Some good news

So even while things are not as bad today as they are portrayed, the issue that now confronts the State of Israel is: what can be done to further engage Jewish millennials.

November 13, 2018 20:34
3 minute read.
WILL THE bonds with the Diaspora break?

WILL THE bonds with the Diaspora break? . (photo credit: REUTERS)


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Amid all the hysteria of the growing rift between American Jews and Israel comes the latest poll on the feelings of the American Jewish community, taken on Election Day, November 6.

To everyone’s surprise and contrary to popular belief, the feelings of American Jews toward Israel have grown more positive in recent years: 65% of respondents felt very or somewhat emotionally attached to Israel, compared with 35% who felt not very or not at all attached to their Jewish state.

The findings of the poll conducted by the left-wing J Street lobbying organization seem to contradict the frequent dire warnings heard from some of the Jewish leadership in North America. Diaspora Jews, they advise, are becoming increasingly alienated from Israel, partly over Israeli policies toward the Palestinians and partly over matters of religious pluralism.

But now it seems that the numbers don’t back that up. Compared with how they felt five to 10 years ago, 26% said that now they felt more positively toward Israel, 19% felt more negatively, and 55% said they felt about the same.

Broken down into the main two categories – the Palestinian issue and religious pluralism – 17% said Israel’s policies toward the Palestinians had made them feel more positive toward Israel and 29% more negative. But for the majority it doesn’t make a dent: 54% said Israel’s policies toward the Palestinians had made no difference in how they feel toward Israel.

That’s 71% who aren’t put off by the way Israel is handling the Palestinian issue.

That’s a good sign – an indication that perhaps American Jews are coming around to see the situation as do the majority of the Israeli population: making a deal with Hamas is indeed like making a deal with ISIS, and since Gaza is about half of the Palestinian population, the situation is, for the foreseeable future, unsolvable. It could be that they also understand that there is sadly no partner currently on the Palestinian side capable of making a deal with Israel.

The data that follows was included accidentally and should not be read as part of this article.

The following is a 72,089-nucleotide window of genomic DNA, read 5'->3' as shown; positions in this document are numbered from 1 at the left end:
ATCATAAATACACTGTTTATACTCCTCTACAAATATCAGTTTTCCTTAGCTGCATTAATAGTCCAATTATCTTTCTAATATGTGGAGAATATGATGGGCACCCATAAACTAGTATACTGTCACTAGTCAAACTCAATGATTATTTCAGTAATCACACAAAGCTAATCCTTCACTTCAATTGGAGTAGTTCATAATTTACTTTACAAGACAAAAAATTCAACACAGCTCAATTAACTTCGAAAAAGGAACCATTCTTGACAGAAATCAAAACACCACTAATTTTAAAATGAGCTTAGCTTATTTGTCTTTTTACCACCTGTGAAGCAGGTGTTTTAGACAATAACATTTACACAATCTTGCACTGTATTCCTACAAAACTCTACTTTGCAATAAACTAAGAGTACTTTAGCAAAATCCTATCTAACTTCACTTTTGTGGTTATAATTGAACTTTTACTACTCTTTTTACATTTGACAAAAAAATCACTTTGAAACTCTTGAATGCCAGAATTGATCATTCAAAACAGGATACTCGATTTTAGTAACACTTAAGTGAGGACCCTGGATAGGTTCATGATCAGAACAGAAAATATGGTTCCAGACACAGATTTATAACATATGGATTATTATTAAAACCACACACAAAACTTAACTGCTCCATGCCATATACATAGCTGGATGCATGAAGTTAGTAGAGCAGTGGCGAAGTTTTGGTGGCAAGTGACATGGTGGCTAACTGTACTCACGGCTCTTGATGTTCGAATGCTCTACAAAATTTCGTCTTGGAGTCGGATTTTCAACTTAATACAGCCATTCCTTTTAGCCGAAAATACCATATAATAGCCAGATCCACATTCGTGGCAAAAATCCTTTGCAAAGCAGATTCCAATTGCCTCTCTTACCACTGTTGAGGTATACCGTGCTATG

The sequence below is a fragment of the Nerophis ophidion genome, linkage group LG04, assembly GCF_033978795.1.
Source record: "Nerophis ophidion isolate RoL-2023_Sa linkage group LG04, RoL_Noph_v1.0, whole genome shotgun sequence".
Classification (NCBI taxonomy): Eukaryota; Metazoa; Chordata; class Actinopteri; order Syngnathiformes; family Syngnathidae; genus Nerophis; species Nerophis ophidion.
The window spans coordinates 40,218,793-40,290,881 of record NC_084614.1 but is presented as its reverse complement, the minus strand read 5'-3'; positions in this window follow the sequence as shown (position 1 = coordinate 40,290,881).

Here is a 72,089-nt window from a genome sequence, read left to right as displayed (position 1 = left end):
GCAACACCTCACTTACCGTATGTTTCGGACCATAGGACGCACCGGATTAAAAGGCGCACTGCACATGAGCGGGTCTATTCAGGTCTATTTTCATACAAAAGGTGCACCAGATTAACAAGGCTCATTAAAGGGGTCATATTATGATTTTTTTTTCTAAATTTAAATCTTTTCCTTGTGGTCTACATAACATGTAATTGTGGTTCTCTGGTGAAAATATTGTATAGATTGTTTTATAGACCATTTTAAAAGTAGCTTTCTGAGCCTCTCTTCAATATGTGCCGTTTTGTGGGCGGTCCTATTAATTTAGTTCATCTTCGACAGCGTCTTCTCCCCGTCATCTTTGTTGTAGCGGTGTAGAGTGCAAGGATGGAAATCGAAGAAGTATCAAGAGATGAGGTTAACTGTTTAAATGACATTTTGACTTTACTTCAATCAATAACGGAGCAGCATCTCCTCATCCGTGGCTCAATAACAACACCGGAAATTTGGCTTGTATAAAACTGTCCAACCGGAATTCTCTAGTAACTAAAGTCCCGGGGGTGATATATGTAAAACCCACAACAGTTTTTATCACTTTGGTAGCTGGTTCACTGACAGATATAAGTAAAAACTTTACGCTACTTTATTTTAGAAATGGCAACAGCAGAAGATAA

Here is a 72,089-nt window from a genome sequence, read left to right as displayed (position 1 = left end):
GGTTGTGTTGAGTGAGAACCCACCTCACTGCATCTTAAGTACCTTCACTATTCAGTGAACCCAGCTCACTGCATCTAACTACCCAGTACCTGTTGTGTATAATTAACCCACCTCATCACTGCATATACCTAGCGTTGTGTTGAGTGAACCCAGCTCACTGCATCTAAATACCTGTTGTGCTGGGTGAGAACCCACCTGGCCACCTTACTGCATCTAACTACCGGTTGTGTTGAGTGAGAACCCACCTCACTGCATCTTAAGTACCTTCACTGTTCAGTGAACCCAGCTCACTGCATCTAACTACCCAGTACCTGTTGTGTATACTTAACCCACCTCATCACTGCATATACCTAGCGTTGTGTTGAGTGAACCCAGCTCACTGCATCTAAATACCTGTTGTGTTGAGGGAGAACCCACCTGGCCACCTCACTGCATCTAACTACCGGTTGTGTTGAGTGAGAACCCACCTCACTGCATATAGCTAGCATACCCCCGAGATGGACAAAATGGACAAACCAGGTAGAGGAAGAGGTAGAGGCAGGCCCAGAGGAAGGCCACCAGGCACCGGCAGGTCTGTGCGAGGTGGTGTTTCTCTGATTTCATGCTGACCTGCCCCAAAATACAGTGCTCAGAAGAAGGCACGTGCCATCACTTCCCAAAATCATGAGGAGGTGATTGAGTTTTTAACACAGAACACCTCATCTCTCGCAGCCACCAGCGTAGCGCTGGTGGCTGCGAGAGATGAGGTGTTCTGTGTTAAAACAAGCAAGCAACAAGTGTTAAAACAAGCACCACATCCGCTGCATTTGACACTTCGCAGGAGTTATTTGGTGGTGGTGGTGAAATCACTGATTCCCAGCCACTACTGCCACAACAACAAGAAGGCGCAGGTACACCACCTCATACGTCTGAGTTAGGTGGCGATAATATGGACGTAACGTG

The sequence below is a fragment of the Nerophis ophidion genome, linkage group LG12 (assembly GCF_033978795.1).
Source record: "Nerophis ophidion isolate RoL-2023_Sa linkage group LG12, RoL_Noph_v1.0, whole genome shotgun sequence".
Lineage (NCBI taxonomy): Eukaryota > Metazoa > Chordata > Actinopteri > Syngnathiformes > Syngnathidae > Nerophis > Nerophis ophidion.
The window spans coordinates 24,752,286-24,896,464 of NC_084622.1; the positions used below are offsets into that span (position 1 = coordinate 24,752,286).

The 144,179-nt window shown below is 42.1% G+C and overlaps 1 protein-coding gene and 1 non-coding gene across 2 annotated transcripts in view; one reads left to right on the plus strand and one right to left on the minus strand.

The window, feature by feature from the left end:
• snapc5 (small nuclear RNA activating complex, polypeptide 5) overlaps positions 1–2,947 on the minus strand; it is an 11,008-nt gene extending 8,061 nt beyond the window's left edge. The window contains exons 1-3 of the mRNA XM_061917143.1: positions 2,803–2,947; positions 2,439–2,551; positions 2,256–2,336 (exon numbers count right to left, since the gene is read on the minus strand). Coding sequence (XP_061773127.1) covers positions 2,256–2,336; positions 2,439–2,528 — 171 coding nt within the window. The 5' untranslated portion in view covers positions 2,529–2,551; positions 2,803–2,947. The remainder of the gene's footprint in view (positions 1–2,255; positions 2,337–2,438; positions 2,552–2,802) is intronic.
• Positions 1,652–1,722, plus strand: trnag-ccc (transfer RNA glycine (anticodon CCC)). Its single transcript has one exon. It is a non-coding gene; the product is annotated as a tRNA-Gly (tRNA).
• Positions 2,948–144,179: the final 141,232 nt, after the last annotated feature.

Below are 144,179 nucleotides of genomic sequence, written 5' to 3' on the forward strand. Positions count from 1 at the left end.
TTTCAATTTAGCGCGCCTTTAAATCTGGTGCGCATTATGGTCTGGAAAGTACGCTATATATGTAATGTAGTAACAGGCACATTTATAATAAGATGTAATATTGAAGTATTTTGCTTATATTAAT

The survey was quite remarkable, in fact, showing that even on the combustible issue of settlement construction, Jewish Americans seem unconcerned.

Asked how the expansion of Israeli settlements in the West Bank made them feel about Israel, 19% said it made them feel positive, 32% negative, and 48% that it had no impact, meaning more than two-thirds of Jewish Americans are not bothered by settlement construction.

On the other combustible issue of religious pluralism, a large majority of US Jews seem rather unaware of the controversies that have swirled for decades between Israel and the North American Diaspora leadership: arguments over prayer rights at the Western Wall, recognition by Israel of Jewish conversion done by different denominations, and other similar issues that have set the senior leadership of the progressive Jewish streams and central Diaspora organizations against Israel’s government.

Asked “how much have you heard about Israeli policy toward the non-Orthodox” – specifically about Western Wall prayer rights, conversion and religious ceremonies – 65% said they had heard little or nothing, and only 35% said they had heard some amount or a good deal about it.

Those numbers are not surprising. The majority have heard little or nothing of the controversies – a headline on every Israeli news site twice a week – because American Jews are really not that plugged into Israel altogether.

Nowhere is that more evident than in the breakdown of the American Jewish population. The survey – conducted by the GBA Strategies research organization using a sample of 903 Jewish voters, with a margin of error of 3.3% – discovered that Jewish millennials are more evenly split on their attitudes toward Israel than Jews 35 years old and upward.

A full analysis of those results is yet to be published, but it is clear that the future is not as bright as the present. And that’s not good for the State of Israel. We need to keep the young Jewish generation fully involved, a full partner in the Zionist enterprise – because if not, where are we heading?

So even while things are not as bad today as they are portrayed, the issue that now confronts the State of Israel is: what can be done to further engage Jewish millennials.

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